I understand, intellectually, that the Austin City Limits Music Festival is something that people enjoy. That fact is undeniable, really. Thousands of fans spend hundreds of dollars to see concerts in Zilker Park, and they often like it so much that they attend for three full days and then come back the next year. I am not one of those people. I grew up in Austin and had the distinct privilege of being sixteen years old when the festival started, but the last time I attended was September 2005. It was an especially hot and dry year, and I remember leaving Zilker partway through headliner Coldplay’s set (having been at the park that day really only to see Arcade Fire and Wilco). I was covered in a layer of dust and had not been able to quench my thirst despite drinking gallons of water. I thought to myself, “There are too many people here, everything is so expensive, and the music sounds worse in this venue than it does anywhere else in the city.” ACL was not a place for me, and I vowed never to return.
But seventeen years later, I found myself standing in that same Zilker field, surrounded by a crowd three times the size of the one that had driven me away in 2005, waiting for another headliner to take the stage: the Chicks. The air smelled familiar—weed—and there were the camping chairs, custom flags, and light-up flower crowns that have become de rigueur on the outdoor music festival circuit. Everybody (but me) looked happy to be there, and I was glad that the Chicks, who had once been ostracized for saying, in 2003, they were embarrassed that George W. Bush was from Texas (a sentiment that I can assure you was shared by plenty of Texans at the time), could once again attract such a substantial crowd. The last time the Chicks toured in Texas was in 2016, four years before the band dropped “Dixie” from its name, and this was their first time performing at ACL.
In the minutes before Natalie Maines, Martie Maguire, and Emily Strayer took the stage with their band of ten or so musicians, the big screens on the American Express stage were playing old music videos to set the mood, such as 4 Non Blondes’ “What’s Up.” Suddenly the music cut out, and the crowd screamed. The first lyric we heard was the first line of “Tonight the Heartache’s on Me” (arguably my favorite Chicks song), but that turned out to be a tease, an opening video with sound bites from the Chicks’ back catalog. Then they launched into a thrilling rendition of “Sin Wagon,” complete with banjo, fiddle, guitar, bass, drum, and pedal steel solos, one right after the other.
After that, the concert went about as one would expect. They played a lot of songs from their most recent album, the Jack Antonoff–produced Gaslighter, including the title track, “Texas Man,” “Julianna Calm Down,” and “Tights on My Boat” (a song that sounds like it was written by Jason Mraz). The visuals were the same graffiti-pink collages that accompanied that album, and this girlboss energy was only amplified by Maines’s shirt, a bedazzled graphic of the late Supreme Court justice Ruth Bader Ginsburg, wearing a crown.
They played old stuff like “Wide Open Spaces” and “The Long Way Around,” and their performance of “Lubbock or Leave It” was genuinely awesome. The Chicks sat in a row with the members of their band, and just as with “Sin Wagon,” basically everybody got a solo, including Maines’s father, the legendary producer Lloyd Maines, who was playing the pedal steel, which the audience could see in close-up whenever the feed cut to a special “fingerpicking cam.” They followed that with a mash-up of “Long Time Gone” and Beyoncé’s “Daddy Lessons” (one of the best country songs from the past decade), and then things got real sweet with “Landslide.” Before that cover, which was featured on their 2002 album Home (coproduced with Maines’s father and recorded shortly after she became a mom), Maines introduced the audience to her now 21-year-old son, Jackson Slade Pasdar, who was touring with the band on rhythm guitar. “This is only the second show ever with three generations of Maineses,” she said to the crowd. It was lovely. I don’t think I was the only person in the audience who cried.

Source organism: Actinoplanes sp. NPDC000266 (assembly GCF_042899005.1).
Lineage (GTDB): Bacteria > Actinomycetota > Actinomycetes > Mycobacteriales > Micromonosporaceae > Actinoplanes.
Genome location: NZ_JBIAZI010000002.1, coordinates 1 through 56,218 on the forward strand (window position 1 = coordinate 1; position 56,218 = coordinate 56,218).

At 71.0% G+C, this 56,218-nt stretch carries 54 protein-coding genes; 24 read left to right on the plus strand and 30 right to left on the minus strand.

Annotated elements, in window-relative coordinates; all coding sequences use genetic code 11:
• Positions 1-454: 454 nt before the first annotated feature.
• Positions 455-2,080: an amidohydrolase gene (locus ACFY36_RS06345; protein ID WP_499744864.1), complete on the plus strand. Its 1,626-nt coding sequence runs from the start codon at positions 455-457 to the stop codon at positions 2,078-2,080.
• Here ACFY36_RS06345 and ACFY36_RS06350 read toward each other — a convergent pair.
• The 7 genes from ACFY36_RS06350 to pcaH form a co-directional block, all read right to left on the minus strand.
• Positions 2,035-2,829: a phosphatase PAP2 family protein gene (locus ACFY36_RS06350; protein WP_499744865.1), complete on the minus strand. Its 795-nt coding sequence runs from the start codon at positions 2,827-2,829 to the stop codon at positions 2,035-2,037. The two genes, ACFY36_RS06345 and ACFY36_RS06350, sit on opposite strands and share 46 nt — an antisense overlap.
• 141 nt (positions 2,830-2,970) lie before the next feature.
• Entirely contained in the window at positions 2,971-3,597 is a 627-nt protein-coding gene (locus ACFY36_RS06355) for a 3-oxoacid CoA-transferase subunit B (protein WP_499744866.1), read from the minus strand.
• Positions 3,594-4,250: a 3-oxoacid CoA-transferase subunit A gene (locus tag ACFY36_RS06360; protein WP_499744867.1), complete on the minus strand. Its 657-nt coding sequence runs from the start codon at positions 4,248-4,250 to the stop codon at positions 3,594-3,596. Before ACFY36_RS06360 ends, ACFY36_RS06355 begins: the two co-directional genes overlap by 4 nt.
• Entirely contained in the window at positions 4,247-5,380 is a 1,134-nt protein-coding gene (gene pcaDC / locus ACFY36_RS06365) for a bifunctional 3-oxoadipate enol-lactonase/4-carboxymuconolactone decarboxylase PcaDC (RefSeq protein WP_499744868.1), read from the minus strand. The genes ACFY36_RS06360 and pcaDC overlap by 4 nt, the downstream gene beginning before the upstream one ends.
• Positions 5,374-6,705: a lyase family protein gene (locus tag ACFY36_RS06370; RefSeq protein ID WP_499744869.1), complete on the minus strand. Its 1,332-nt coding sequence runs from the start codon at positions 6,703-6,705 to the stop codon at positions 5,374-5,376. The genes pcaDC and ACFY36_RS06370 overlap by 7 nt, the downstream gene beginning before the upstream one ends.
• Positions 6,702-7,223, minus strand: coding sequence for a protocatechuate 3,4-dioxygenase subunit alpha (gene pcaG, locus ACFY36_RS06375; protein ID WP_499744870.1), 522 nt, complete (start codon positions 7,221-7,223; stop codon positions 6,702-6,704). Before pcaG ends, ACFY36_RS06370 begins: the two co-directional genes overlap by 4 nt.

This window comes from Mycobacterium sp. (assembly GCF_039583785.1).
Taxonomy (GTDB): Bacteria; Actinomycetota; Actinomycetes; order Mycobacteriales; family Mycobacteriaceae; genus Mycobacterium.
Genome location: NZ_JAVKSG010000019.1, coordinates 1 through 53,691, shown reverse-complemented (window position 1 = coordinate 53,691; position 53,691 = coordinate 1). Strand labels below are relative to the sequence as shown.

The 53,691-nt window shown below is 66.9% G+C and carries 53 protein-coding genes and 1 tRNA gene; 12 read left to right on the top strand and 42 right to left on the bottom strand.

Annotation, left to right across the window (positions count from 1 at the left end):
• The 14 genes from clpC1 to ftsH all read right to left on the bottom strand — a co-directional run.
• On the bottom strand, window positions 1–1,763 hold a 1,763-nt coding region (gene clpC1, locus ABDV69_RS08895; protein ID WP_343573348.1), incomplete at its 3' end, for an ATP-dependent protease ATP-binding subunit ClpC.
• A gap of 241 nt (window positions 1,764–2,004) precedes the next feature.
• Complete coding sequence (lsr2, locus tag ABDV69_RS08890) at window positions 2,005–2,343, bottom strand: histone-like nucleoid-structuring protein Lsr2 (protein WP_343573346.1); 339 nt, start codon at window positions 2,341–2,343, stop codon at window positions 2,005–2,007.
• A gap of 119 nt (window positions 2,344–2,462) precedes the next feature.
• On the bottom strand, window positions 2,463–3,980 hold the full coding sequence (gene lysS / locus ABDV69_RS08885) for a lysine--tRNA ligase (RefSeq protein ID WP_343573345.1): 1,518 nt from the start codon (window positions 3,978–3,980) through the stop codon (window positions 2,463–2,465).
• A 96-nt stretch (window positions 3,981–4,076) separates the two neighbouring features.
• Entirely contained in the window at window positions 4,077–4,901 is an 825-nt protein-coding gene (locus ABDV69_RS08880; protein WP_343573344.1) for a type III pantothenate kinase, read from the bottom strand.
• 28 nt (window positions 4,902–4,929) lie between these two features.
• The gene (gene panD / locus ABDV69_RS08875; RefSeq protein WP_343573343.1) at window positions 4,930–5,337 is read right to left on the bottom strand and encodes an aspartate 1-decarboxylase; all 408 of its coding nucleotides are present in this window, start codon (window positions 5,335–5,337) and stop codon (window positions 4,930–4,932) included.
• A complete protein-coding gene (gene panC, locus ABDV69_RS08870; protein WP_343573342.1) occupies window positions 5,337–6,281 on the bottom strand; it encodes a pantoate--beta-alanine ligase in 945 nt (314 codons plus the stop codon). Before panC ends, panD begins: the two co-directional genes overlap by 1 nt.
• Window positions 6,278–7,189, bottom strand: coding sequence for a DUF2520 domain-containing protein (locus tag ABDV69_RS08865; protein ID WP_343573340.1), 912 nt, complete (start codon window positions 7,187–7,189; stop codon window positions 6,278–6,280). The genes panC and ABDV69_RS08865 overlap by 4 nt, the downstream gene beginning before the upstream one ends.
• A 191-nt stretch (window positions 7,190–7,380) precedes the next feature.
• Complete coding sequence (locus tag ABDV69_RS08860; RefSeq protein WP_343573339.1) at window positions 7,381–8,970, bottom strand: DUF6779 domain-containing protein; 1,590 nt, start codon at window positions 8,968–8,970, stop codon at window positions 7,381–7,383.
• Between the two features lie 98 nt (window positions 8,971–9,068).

The crowd seemed more excited by the old stuff, erupting when one of the video feeds showed the sentence “Earl Is in the Trunk” (that was also a tease, as they wouldn’t play “Goodbye Earl” until the end of the show). But fans still danced, or at least swayed, through every song. The ACL crowd seems to get younger every year, but a group of Gen Xers in front of me were still having the time of their lives, singing along and embracing one another with an adorably happy drunkenness. One of them, a man still wearing his sunglasses a half hour after the sun went down, knocked over their row of camping chairs and fell to the ground. Classic ACL.
For most people, “classic ACL” is a good thing, a reason to come back to Zilker the next day, enduring long security lines, miles of walking between parking lots and the front gate, and surge pricing from Uber and Lyft. I was happy for them, but to me, “classic ACL” still meant I was in a venue where the music was somehow both too loud and hard to actually hear. I left after “Landslide,” hoping to avoid the post-festival rush to leave. I don’t exactly trust Live Nation with crowd management these days, and even if I did, I don’t want to spend more time than I need to at an event run by a conglomerate (rest in peace Fun Fun Fun Fest, the better Austin music festival). “That wasn’t as bad as 2005,” I thought to myself. But I still vowed not to return for at least another seventeen years, if ever again.